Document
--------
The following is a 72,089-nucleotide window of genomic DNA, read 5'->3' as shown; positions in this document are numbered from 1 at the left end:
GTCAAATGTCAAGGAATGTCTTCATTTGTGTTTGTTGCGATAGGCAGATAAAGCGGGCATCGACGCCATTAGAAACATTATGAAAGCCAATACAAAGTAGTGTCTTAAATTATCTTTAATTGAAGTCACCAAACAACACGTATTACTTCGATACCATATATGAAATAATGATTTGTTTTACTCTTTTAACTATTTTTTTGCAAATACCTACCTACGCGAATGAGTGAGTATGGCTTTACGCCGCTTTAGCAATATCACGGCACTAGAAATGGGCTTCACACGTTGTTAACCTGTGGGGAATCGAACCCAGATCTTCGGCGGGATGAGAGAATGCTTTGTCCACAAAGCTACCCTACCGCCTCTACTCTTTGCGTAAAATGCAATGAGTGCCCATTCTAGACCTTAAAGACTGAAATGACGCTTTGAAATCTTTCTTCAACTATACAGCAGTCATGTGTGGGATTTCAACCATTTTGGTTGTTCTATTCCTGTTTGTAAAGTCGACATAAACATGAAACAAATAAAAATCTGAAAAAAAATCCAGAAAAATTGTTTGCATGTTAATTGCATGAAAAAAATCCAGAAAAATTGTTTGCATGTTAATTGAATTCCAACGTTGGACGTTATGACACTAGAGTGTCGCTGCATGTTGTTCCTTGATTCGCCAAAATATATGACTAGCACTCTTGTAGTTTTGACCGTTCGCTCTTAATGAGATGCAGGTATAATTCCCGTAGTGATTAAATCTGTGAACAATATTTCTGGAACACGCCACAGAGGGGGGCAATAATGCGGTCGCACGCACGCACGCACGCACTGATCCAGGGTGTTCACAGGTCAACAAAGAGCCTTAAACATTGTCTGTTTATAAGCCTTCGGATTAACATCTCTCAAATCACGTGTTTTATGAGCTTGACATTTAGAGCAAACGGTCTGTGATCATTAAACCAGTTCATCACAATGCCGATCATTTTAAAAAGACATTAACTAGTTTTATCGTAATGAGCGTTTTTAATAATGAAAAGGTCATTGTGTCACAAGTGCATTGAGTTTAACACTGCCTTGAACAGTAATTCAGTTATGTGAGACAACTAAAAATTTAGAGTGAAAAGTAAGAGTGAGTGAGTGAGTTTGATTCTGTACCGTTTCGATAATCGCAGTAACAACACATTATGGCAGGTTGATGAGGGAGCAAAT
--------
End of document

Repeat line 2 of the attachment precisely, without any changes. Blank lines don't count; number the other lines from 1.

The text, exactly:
GTCAAATGTCAAGGAATGTCTTCATTTGTGTTTGTTGCGATAGGCAGATAAAGCGGGCATCGACGCCATTAGAAACATTATGAAAGCCAATACAAAGTAGTGTCTTAAATTATCTTTAATTGAAGTCACCAAACAACACGTATTACTTCGATACCATATATGAAATAATGATTTGTTTTACTCTTTTAACTATTTTTTTGCAAATACCTACCTACGCGAATGAGTGAGTATGGCTTTACGCCGCTTTAGCAATATCACGGCACTAGAAATGGGCTTCACACGTTGTTAACCTGTGGGGAATCGAACCCAGATCTTCGGCGGGATGAGAGAATGCTTTGTCCACAAAGCTACCCTACCGCCTCTACTCTTTGCGTAAAATGCAATGAGTGCCCATTCTAGACCTTAAAGACTGAAATGACGCTTTGAAATCTTTCTTCAACTATACAGCAGTCATGTGTGGGATTTCAACCATTTTGGTTGTTCTATTCCTGTTTGTAAAGTCGACATAAACATGAAACAAATAAAAATCTGAAAAAAAATCCAGAAAAATTGTTTGCATGTTAATTGCATGAAAAAAATCCAGAAAAATTGTTTGCATGTTAATTGAATTCCAACGTTGGACGTTATGACACTAGAGTGTCGCTGCATGTTGTTCCTTGATTCGCCAAAATATATGACTAGCACTCTTGTAGTTTTGACCGTTCGCTCTTAATGAGATGCAGGTATAATTCCCGTAGTGATTAAATCTGTGAACAATATTTCTGGAACACGCCACAGAGGGGGGCAATAATGCGGTCGCACGCACGCACGCACGCACTGATCCAGGGTGTTCACAGGTCAACAAAGAGCCTTAAACATTGTCTGTTTATAAGCCTTCGGATTAACATCTCTCAAATCACGTGTTTTATGAGCTTGACATTTAGAGCAAACGGTCTGTGATCATTAAACCAGTTCATCACAATGCCGATCATTTTAAAAAGACATTAACTAGTTTTATCGTAATGAGCGTTTTTAATAATGAAAAGGTCATTGTGTCACAAGTGCATTGAGTTTAACACTGCCTTGAACAGTAATTCAGTTATGTGAGACAACTAAAAATTTAGAGTGAAAAGTAAGAGTGAGTGAGTGAGTTTGATTCTGTACCGTTTCGATAATCGCAGTAACAACACATTATGGCAGGTTGATGAGGGAGCAAAT